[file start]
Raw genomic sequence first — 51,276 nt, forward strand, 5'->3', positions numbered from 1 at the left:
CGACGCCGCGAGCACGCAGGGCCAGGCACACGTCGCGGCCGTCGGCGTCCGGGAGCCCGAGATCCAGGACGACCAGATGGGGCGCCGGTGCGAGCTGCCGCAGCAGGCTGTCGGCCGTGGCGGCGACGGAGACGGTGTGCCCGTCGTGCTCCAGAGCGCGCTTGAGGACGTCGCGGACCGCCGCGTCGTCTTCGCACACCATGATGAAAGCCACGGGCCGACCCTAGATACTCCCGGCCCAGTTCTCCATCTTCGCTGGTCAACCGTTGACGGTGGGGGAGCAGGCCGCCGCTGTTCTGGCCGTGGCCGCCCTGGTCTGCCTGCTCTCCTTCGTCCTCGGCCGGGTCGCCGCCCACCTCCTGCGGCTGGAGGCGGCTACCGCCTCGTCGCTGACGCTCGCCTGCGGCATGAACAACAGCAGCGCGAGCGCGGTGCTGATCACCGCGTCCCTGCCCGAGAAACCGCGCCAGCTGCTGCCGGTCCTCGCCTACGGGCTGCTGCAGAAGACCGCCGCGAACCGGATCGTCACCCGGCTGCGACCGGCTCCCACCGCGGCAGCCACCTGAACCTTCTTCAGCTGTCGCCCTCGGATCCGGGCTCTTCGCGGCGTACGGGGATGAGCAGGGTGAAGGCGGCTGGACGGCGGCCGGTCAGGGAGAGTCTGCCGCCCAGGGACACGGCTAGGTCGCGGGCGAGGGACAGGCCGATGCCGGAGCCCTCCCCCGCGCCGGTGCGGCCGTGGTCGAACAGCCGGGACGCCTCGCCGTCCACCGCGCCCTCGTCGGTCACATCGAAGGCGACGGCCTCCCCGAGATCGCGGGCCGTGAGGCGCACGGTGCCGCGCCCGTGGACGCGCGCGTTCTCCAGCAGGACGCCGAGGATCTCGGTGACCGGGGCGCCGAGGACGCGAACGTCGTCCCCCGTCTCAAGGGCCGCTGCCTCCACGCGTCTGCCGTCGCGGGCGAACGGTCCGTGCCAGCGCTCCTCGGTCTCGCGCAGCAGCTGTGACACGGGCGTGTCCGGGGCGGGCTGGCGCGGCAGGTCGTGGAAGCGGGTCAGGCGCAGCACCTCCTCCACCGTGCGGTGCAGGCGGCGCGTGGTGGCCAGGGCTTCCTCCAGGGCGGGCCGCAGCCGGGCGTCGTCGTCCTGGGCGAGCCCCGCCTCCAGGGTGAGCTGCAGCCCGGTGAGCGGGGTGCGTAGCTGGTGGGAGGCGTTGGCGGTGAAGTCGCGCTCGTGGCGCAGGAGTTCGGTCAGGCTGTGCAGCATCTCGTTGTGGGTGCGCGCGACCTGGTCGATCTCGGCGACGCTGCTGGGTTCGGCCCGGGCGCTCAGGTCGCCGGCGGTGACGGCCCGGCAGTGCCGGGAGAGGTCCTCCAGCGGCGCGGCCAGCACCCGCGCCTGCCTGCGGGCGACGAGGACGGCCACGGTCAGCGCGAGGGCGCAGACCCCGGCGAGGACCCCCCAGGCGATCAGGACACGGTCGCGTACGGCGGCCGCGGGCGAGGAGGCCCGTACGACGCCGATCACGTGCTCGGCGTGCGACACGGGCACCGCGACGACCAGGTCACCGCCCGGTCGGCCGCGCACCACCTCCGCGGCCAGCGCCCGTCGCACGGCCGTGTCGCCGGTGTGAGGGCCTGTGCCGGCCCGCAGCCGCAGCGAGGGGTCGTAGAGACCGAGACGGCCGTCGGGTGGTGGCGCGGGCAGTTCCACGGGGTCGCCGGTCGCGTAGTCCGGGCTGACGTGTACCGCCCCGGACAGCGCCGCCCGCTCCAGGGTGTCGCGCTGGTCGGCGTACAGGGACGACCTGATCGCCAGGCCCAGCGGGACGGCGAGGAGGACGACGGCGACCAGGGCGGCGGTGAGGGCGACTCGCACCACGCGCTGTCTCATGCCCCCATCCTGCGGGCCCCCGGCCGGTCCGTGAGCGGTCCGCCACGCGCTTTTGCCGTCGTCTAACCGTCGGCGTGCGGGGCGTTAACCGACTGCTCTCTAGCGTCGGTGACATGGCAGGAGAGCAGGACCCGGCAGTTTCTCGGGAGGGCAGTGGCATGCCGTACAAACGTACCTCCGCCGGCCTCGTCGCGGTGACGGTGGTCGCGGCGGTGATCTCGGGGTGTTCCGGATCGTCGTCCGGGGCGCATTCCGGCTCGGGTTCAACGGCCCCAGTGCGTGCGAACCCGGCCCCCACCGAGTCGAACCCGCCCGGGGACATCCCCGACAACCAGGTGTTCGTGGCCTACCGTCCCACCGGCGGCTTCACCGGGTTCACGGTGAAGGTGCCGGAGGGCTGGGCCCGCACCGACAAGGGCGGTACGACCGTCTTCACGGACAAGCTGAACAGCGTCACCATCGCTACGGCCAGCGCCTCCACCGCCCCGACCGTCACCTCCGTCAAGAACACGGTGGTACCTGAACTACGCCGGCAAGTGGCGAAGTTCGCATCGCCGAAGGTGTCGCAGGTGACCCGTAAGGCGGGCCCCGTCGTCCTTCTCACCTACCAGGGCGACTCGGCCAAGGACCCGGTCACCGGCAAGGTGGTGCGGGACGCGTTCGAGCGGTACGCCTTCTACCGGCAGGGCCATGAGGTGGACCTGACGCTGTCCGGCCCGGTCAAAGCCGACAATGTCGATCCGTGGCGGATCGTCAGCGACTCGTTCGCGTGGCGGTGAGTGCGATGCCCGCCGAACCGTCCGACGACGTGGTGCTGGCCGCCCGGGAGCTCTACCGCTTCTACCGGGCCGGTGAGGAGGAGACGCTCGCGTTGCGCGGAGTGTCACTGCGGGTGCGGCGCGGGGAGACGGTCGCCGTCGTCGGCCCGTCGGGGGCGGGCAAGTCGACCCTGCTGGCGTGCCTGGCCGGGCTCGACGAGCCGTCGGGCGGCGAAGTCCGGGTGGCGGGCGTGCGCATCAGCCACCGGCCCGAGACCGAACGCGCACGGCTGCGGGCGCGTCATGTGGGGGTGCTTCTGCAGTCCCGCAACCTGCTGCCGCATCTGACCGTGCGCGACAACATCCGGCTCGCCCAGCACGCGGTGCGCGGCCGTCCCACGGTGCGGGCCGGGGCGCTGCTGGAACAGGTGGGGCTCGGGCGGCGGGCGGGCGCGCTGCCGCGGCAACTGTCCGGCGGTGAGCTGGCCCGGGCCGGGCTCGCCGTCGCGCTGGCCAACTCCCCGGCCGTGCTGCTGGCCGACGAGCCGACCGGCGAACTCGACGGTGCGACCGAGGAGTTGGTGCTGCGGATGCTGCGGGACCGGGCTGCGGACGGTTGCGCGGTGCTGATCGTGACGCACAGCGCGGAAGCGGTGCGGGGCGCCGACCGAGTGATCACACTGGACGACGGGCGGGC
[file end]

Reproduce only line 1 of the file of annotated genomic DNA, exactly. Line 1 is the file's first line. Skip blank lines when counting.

Raw genomic sequence first — 51,276 nt, forward strand, 5'->3', positions numbered from 1 at the left: